Dignity Health Announces Commitment to Prepare for the Impacts of Climate Change
Health Care Provider Will Join White House Initiative to Improve Climate Resilience
SAN FRANCISCO - December 17, 2014 - At a White House event today, Dignity Health announced its commitment to improve the resilience of its facilities to extreme weather events and other impacts of climate change, and embraced a new guide from the federal government on best practices health care organizations can adopt to improve their climate readiness.
"At Dignity Health, we've always recognized the interdependence between the health of our planet and the health of our people," said Dignity Health CEO Lloyd Dean. "This initiative will help our organization ensure that climate change will not interfere with our ability to provide care to those in need."
These commitments were made as part of the Department of Health and Human Services (HHS) Sustainable and Climate Resilient Health Care Facilities Initiative. The initiative is designed to help health care providers develop tools and information that will prepare them for the impacts of climate change, and allows for continuity of care before, during, and after extreme weather events.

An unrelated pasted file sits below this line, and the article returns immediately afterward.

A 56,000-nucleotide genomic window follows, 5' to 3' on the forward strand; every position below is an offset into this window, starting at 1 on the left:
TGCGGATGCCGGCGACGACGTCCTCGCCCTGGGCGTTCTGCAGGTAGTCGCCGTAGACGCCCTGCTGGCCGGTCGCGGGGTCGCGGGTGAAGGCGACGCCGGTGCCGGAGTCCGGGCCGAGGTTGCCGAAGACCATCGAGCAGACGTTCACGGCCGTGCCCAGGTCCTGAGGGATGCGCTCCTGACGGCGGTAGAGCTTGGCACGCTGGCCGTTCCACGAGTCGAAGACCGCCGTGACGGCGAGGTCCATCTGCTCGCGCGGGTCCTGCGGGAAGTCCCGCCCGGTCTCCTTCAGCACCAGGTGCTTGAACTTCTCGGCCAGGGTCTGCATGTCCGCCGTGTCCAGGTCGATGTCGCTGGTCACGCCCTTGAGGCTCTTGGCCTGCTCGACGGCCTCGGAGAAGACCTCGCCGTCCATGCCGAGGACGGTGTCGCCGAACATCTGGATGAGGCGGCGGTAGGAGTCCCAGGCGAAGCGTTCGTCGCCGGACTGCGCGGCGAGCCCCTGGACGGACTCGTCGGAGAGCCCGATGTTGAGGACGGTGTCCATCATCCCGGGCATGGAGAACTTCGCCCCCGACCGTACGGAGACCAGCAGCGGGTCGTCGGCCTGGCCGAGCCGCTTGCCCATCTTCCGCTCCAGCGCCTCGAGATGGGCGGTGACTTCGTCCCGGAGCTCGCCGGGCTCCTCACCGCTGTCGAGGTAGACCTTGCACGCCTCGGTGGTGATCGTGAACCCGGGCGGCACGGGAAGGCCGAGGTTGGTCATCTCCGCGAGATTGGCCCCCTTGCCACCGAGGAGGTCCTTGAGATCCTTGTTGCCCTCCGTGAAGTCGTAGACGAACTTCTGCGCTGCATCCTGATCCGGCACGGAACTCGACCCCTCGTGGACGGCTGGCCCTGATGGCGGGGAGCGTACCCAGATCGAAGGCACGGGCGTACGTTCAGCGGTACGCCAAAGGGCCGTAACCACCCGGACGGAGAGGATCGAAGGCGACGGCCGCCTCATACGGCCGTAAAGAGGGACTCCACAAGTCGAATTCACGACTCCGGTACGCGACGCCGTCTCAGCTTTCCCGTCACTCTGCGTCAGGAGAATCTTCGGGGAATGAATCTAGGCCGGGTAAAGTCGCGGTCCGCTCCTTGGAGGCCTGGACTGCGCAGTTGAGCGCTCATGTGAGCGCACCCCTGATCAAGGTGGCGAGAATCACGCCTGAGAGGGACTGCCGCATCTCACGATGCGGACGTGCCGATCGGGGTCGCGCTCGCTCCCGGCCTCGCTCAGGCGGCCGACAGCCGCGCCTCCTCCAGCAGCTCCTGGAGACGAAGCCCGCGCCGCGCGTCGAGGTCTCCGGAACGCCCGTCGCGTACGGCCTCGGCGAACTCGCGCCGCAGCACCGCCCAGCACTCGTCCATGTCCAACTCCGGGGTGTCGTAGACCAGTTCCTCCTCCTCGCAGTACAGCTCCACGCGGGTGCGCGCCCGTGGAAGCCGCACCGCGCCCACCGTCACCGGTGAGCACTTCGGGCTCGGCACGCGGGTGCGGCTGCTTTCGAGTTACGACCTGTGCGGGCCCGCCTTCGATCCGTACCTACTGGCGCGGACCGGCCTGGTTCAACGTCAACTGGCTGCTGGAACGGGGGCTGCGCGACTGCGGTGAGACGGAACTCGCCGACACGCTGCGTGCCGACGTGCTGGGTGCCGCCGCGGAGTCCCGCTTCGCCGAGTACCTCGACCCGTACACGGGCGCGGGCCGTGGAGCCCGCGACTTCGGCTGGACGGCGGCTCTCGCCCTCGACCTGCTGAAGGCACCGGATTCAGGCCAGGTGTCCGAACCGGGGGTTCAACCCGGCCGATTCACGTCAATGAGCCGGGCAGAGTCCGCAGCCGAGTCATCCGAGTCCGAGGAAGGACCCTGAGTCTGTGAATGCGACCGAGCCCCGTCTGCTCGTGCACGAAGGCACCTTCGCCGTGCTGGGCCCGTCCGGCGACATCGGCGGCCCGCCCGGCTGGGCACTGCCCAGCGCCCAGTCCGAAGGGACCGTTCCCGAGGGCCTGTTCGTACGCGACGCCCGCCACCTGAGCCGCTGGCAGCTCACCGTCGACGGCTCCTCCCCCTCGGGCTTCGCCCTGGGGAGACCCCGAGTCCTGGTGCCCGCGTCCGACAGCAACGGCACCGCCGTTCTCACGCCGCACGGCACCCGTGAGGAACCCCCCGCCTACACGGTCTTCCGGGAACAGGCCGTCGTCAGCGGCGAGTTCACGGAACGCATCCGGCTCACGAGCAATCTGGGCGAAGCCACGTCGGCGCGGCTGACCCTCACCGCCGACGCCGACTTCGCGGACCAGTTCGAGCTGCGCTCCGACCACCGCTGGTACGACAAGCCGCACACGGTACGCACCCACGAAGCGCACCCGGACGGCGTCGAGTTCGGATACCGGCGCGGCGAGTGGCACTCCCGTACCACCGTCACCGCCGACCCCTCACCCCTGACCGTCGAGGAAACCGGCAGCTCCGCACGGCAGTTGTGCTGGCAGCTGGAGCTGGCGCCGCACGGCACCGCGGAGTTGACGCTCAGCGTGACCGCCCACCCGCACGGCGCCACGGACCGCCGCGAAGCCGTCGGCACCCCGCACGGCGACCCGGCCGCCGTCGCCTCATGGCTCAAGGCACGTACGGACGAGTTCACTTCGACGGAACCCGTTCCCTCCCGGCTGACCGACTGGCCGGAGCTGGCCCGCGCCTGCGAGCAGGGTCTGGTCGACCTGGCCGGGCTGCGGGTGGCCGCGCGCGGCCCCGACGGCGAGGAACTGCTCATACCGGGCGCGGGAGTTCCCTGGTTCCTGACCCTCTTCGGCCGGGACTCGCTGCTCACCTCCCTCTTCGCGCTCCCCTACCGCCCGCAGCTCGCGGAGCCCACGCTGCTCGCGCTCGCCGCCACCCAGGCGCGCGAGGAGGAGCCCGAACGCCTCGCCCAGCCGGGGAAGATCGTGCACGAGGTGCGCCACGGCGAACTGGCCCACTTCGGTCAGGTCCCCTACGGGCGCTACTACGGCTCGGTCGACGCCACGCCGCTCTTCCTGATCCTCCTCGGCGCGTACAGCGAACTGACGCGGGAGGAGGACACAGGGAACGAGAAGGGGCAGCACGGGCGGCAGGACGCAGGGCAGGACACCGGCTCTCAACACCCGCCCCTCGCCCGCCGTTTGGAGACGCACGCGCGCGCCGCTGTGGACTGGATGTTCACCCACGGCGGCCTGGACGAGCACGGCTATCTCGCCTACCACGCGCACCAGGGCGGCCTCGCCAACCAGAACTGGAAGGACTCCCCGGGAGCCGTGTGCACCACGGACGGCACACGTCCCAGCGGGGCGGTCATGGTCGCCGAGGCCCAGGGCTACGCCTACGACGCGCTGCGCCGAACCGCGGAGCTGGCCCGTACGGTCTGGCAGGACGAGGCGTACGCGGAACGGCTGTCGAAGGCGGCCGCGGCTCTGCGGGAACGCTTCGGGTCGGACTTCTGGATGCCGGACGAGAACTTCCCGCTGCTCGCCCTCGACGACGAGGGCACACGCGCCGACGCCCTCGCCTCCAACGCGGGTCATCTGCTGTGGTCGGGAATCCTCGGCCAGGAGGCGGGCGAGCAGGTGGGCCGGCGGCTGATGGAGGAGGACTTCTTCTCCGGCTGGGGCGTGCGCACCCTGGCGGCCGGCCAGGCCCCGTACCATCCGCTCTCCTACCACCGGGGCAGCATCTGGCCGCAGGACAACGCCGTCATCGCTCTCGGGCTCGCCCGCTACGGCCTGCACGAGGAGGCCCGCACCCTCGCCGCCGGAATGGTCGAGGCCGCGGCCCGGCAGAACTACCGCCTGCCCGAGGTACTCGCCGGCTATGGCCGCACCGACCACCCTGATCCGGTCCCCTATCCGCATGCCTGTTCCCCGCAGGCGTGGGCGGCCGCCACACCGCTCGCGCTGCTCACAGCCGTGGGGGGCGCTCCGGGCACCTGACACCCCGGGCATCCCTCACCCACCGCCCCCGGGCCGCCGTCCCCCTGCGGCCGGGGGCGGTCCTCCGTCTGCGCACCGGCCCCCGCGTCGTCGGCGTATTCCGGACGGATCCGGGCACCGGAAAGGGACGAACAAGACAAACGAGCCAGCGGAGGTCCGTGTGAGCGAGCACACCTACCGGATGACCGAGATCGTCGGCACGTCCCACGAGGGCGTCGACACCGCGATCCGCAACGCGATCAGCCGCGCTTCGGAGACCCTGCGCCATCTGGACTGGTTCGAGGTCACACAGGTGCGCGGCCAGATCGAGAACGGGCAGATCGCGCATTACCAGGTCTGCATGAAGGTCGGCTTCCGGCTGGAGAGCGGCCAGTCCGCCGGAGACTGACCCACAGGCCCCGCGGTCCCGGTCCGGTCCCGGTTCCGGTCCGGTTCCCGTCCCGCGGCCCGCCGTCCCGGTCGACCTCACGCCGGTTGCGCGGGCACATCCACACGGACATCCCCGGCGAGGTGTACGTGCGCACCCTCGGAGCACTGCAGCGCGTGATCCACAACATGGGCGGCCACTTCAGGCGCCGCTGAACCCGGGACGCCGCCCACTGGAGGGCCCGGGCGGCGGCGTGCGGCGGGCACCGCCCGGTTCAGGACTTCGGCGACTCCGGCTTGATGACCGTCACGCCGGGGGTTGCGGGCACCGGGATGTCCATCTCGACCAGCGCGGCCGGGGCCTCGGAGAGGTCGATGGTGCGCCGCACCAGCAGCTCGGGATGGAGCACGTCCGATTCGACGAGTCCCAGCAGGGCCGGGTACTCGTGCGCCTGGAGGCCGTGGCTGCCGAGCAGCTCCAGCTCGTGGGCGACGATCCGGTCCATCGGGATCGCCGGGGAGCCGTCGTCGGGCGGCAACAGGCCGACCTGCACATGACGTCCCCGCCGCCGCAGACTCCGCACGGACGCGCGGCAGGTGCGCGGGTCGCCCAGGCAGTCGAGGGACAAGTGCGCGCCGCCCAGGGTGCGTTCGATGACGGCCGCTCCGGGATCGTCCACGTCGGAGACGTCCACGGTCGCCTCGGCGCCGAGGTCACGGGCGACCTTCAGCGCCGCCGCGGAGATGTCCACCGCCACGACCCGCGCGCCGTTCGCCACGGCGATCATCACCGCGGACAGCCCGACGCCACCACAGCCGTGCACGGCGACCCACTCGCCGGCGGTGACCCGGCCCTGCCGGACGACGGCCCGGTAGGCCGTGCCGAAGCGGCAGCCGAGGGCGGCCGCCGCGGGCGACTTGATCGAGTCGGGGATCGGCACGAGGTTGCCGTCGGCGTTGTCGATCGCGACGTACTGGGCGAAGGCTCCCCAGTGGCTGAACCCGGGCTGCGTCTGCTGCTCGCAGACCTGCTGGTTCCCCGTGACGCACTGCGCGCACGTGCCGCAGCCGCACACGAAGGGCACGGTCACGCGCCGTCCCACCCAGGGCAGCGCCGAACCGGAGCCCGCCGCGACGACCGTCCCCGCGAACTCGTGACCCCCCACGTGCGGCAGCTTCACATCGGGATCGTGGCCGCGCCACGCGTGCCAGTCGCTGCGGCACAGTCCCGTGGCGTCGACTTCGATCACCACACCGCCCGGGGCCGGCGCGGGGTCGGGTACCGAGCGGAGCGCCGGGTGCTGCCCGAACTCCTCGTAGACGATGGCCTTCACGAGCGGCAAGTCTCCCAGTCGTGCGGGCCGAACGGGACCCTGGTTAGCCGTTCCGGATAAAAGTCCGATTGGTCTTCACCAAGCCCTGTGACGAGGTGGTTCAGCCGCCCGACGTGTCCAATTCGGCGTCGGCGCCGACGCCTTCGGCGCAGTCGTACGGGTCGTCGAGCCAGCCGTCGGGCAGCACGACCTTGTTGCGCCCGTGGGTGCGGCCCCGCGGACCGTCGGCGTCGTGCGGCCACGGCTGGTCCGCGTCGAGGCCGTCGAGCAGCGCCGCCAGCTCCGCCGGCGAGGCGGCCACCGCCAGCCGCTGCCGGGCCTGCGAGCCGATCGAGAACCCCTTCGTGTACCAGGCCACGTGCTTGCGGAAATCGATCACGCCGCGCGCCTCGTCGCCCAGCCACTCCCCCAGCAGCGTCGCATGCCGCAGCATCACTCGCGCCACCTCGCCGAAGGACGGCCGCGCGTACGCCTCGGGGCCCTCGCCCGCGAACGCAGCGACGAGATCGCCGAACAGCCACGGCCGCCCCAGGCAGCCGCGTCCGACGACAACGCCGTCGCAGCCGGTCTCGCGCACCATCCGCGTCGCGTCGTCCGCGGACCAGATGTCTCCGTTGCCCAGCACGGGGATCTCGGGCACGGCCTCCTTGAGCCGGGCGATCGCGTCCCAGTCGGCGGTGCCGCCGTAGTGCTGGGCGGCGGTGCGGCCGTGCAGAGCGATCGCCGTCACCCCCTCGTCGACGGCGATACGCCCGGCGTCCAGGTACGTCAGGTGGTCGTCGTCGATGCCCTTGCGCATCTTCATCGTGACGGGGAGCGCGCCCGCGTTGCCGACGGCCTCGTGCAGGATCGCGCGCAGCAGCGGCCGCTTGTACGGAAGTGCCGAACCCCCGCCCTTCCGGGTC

Dignity Health will begin by conducting a vulnerability assessment to account for the latest scientific research on climate change. This analysis will be used to update Dignity Health's emergency operations plans and drive many other system-wide improvements. Dignity Health has set environmental goals in all its hospitals since 1996, and issues annual reports on its progress each year.
"Our organization incorporates environmental policies into the work we do every day," said Vice President of Community Health, Sister Susan Vickers. "Whether it's designing efficient buildings, conserving water, reducing waste, or lowering our greenhouse gas emissions, Dignity Health is making sure that we are conscious of both our own impact on the environment, and its impact on us."
HHS recognizes that climate change-related health threats such as heat waves, droughts, and worsened air pollution are anticipated to put additional strain on the U.S. health care system through associated illnesses and chronic conditions like cardiovascular and respiratory diseases.
"As both a health care provider and a healing ministry called toward environmental stewardship, Dignity Health believes it has an obligation to respond to the threats posed by climate change," Dean said. "That's why we will continue to follow this valuable guidance in providing for the care of patients and employees in all our service areas."